spinal column

Journey to Solidarity: The cycle of giving

Jay Breitlow, D.C., Davenport ’08
As part of the Journey to Solidarity program, Dr. Breitlow, left, drove to northern Ghana to provide care to orphans, most of whom were HIV positive. On each commute, he’d see this family selling handmade drums and rattles to make their living.
Dr. Jay Breitlow standing with Ghana family

Journey to Solidarity, or J2S, as we affectionately call it, was founded to allow people around the world to experience the miracles of chiropractic. When I was a student at Palmer, I knew that Clinic Abroad had made several trips to Madagascar, but I wondered if there was a way to continue chiropractic care there after our students had left. Due to a civil war, I never made it to Madagascar. Instead, I found myself in Ghana, West Africa, facing people who were very much in need of some healing hands.

One person who left a lasting impression on me was a brilliant carpenter named Eraldo. When I met Eraldo, he was clutching his side, doubled over with an ice pack, and had to be helped into a chair by two of his employees. I was still pretty green when I adjusted him and a little shocked when he screamed, and even more shocked when he came into the office solo and upright the next day. It’s a beautiful reminder of how grateful I am for chiropractic.

The biggest challenges I had in getting J2S up and running were financial because I had to communicate to the masses at home to raise money while I was living abroad. Just one post on the Internet can take the better part of a whole day, and that is assuming the lights are on! If it weren’t for scores of great people making donations to J2S, I wouldn’t have been able to go for the first year at all.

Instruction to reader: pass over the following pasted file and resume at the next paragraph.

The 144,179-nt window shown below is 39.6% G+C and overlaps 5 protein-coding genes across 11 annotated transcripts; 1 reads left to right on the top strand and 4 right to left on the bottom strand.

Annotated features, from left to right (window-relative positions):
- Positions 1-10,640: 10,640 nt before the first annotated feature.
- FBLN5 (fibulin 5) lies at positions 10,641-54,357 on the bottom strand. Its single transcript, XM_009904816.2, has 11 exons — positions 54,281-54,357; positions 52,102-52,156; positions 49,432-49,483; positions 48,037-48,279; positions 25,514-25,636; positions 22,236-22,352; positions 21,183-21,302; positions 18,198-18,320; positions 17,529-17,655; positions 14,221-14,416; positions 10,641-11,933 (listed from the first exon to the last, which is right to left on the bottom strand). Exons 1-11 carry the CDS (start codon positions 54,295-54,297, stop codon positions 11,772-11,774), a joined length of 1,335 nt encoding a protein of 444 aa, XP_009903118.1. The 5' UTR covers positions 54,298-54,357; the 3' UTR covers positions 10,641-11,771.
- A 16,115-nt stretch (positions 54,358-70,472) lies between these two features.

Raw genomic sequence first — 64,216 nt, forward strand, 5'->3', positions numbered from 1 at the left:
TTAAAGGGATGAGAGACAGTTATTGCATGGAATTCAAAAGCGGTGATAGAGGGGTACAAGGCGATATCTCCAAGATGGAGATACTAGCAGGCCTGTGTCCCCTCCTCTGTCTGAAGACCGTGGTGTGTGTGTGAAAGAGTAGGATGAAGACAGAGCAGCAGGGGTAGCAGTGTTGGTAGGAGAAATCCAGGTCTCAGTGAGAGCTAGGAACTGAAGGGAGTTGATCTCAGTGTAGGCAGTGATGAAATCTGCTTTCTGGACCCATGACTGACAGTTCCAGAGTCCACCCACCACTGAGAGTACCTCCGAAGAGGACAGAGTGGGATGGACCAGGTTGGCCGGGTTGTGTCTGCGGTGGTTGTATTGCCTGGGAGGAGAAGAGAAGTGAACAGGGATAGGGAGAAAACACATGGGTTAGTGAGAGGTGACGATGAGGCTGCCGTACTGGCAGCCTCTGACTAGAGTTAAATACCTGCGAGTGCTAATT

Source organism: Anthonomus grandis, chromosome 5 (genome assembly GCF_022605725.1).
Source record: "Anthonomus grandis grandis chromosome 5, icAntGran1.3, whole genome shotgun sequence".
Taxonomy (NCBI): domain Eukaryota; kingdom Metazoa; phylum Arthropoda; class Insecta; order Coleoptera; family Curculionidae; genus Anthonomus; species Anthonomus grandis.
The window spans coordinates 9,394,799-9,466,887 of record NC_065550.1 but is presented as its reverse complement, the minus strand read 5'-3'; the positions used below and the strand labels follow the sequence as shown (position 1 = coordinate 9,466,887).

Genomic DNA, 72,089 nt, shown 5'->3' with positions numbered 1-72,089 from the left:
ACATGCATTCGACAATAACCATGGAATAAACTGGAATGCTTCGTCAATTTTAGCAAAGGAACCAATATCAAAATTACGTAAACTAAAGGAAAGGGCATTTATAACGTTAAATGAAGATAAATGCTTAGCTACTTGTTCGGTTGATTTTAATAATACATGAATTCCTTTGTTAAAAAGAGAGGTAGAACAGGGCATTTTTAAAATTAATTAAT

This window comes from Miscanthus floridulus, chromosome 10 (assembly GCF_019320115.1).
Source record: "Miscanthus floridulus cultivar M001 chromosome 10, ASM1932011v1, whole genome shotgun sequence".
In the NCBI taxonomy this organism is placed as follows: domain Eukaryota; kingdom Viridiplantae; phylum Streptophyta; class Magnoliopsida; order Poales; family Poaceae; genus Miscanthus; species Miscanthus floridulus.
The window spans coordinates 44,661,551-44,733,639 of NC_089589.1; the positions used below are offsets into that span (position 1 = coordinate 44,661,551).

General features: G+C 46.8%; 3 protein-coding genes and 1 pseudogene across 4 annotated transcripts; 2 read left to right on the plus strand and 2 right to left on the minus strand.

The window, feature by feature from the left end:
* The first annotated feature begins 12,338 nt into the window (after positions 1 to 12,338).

The biggest educational benefit I received from J2S was discerning the difference between service and sacrifice. Rarely do we adjust people in the states without collecting a fee for our services. In Africa, I was rarely reimbursed except under special circumstances.

After about five months sacrificing (not serving), I realized that this gift we have in chiropractic loses its value when it’s free. When I began setting an expectation that people donate something in return (essentially giving them permission to give and complete the cycle of giving), the adjustment was magnified ten-fold in its power! It didn’t have to be a big donation— even something small like a piece of fruit or a few cents—gave more meaning to the experience. Then I took all those earnings and pumped them back into community schools, hospitals and scholarships!

Although living in Africa is relatively inexpensive, maintaining a life as a chiropractor and keeping family ties isn’t. After two years, I realized I was going to have to work on grant writing to get more funding for J2S. However, after spending what felt like a millennium writing grant requests, the J2S board and I realized that we were going to have to do something else to continue our mission. We decided I needed to raise money by running my own practice back in the U.S. to sustain my own life and my familial relationships. Now that I’m in the U.S. again, $20 of each new patient visit to our practice, as well as the practice’s of some of my colleagues, goes directly to J2S.

If you have a desire to provide chiropractic care to people in need, be sure you give permission to complete the cycle of giving. What you have is a miracle to share and should be treated as such. This miracle grows in strength and value beyond measure when you set it on the wings of service, not sacrifice.

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